As 2011 inexorably wound down to its final days and notifications of notable deaths pinged up on Twitter on an almost daily basis, at some point after Harry Morgan and before Bert Schneider, we collectively learned of the loss of writer and journalist Gilbert Adair. I have to admit that I had never been a huge fan of Adair's writing but, prompted by a lovely obituary in the latest issue of Sight & Sound magazine, I rooted around for my copy of Adair's book Flickers: An Illustrated Celebration of 100 Years of Cinema. I'm glad that I did.
But Adair's writing is imbued with a love of film. As he writes in his introduction, film is "flickering like a great fire in the grate of the cinema screen, around which millions of us have warmed ourselves, gazed dreamily into the flames and occasionally got burnt".
I mentioned in my last post that I had watched 290 movies last year. The last one I watched was Fritz Lang's Beyond a Reasonable Doubt. Riffling the pages of Adair's book, I serendipitously discovered that he had selected that very film to represent the year 1956. It was a fine way to cap the end of 2011. This is what he had to say about it. Thank you, Gilbert Adair, and take it away. The floor is yours...
The film in question is Fritz Lang's Beyond a Reasonable Doubt and the two men are Sidney Blackmer and Dana Andrews. Its plot is exactly that - a plot - hatched by the newspaper publisher played by Blackmer and the journalist played by Andrews, a plot whereby the latter will deliberately implicate himself in an unsolved murder in order to demonstrate the ease with which circumstantial evidence can lead to wrongful conviction. There is, I should add, an eleventh-hour twist; but it's a twist only until the instant it's revealed; in the very next instant one realizes that the film could not have ended any other way. Jacques Rivette called it a theorem, a tabula rasa. It is, in any event, the rigorous purification of a genre to which Lang and certain of his fellow émigrés, Robert Siodmak, Billy Wilder, Otto Preminger and Edgar Ulmer, had given of their best: the film noir.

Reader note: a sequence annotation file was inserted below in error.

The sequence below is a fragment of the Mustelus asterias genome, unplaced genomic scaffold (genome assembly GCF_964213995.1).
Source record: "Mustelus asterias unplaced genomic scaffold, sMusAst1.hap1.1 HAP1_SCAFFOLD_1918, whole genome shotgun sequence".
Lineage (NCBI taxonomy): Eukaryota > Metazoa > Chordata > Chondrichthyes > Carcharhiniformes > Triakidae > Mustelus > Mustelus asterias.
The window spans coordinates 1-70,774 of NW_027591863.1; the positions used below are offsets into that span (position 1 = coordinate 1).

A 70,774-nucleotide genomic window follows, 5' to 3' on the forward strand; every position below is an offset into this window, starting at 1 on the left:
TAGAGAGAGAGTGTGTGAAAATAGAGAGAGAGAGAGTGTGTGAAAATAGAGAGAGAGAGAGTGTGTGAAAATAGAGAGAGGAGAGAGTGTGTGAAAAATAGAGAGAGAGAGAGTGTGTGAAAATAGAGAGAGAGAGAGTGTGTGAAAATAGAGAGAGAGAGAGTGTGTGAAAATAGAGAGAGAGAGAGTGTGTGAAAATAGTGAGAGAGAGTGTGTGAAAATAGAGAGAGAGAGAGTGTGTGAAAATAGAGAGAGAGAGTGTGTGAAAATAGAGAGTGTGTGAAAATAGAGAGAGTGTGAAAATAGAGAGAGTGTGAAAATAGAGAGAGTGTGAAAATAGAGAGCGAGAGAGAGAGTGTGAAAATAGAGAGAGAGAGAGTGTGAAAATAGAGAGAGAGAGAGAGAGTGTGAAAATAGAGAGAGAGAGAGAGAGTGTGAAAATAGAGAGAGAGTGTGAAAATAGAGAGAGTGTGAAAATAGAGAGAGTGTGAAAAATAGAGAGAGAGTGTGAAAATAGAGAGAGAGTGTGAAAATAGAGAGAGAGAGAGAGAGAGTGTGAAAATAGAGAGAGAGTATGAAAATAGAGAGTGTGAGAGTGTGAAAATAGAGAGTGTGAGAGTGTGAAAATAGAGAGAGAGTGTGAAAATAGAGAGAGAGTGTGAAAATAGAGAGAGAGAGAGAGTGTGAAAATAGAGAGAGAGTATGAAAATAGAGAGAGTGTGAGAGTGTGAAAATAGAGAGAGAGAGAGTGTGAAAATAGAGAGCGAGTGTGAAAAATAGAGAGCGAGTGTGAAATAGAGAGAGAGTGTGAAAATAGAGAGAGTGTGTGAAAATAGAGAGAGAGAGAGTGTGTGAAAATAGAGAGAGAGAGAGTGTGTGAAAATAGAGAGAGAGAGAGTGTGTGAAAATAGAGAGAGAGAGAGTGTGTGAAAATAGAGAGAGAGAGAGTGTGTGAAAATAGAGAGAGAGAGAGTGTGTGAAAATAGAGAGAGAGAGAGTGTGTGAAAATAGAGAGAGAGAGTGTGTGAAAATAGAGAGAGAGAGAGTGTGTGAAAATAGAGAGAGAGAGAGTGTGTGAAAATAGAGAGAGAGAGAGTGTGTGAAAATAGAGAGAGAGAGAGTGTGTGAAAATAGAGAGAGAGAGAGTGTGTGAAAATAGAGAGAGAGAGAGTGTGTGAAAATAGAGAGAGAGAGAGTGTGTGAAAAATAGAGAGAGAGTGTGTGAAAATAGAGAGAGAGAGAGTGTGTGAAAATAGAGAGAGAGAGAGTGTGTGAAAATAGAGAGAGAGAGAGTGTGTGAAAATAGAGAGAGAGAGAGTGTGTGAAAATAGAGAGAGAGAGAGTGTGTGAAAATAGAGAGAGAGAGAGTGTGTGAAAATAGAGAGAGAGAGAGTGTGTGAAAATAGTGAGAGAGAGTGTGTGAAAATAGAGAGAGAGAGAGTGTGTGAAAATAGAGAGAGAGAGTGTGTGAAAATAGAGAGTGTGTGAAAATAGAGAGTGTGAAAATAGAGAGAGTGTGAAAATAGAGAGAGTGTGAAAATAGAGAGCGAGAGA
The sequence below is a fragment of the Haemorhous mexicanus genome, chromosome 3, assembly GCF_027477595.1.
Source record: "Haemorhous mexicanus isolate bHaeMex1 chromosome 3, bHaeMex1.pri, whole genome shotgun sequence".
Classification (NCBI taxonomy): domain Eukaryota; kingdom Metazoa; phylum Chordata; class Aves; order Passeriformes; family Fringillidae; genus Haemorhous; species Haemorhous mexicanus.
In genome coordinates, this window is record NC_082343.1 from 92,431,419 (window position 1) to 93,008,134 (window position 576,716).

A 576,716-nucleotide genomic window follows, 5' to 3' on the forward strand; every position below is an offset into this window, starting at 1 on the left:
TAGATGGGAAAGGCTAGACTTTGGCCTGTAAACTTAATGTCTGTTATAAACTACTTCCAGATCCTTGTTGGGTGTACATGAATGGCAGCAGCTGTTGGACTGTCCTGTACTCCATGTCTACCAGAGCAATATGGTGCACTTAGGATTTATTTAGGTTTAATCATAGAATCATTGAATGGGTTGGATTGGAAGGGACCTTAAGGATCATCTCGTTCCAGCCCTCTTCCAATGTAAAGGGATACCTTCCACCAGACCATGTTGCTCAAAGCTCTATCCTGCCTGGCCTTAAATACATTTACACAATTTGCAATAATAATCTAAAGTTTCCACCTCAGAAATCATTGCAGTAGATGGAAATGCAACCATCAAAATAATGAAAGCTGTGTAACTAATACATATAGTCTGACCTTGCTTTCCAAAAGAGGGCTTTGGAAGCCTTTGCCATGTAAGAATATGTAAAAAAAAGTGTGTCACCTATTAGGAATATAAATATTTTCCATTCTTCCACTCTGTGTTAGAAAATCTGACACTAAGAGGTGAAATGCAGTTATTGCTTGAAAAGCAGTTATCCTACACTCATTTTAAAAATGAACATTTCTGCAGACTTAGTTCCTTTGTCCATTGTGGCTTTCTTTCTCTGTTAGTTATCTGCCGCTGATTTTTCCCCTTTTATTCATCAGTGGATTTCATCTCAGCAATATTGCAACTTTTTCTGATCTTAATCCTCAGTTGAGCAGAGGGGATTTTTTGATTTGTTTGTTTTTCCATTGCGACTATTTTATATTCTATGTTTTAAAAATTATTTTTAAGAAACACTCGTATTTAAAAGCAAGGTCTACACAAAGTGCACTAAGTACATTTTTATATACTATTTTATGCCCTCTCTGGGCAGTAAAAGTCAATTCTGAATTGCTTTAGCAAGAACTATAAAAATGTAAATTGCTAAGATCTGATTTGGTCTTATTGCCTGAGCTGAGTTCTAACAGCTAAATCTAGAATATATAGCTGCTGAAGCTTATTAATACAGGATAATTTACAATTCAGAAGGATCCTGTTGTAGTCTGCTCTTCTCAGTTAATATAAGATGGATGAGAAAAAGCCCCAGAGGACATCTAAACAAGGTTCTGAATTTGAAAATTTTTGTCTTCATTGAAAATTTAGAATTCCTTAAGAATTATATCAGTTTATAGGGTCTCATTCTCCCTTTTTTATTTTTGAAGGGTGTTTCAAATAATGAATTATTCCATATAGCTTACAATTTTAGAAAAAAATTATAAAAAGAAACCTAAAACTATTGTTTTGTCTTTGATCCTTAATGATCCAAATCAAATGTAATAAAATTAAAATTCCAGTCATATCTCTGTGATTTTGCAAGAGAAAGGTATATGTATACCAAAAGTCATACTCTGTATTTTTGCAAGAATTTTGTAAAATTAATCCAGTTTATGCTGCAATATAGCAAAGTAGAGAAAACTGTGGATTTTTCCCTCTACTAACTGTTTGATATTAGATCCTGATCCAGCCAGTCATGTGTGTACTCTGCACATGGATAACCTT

There is, though, a most curious paradox in the film noir. I yield to no one, as they say, in my love of the genre and I recognize the pertinence of much that has been written about its inherent pessimism. Yet I must confess to never having found that pessimism very convincing. No one in the forties ever went to see a film noir with a sense that he was about to submit to a harrowing but salutary dose of existential nihilism (a nihilism that isn't just a matter of critical interpretation but is quite perceptible in both narrative detail and visual texture), just as no one ever need recoil from watching one on television now. Films noirs are great fun, for God's sake, great fun primarily because they never really do persuade one that the despair that they portray is ultimately a truth of the human condition - in the way that, at least while one is experiencing it, a film by Bergman does, or a novel by Kafka, or an opera by Berg. For most of us, I suspect, their fabled negativity is precisely that: a negative (in the photographic sense of the word) of the fundamental American positivity and optimism. The people who made them (and who were usually, as I've said, European exiles) loved America, just as did the people who watched them. Secretly, I believe, they were not even meant to convince.
Beyond a Reasonable Doubt, however, was meant to convince. As has seldom been the case in Hollywood's history, it's a film, a visually drab and unyielding film, about absolutely nothing else but its own subject. Two men in hats and suits sit in an automobile and hatch a plot, two men whose white faces and crisp white shirts stand out against the enveloping darkness like the white chalkings of a mathematical formula on a blackboard, a tableau noir.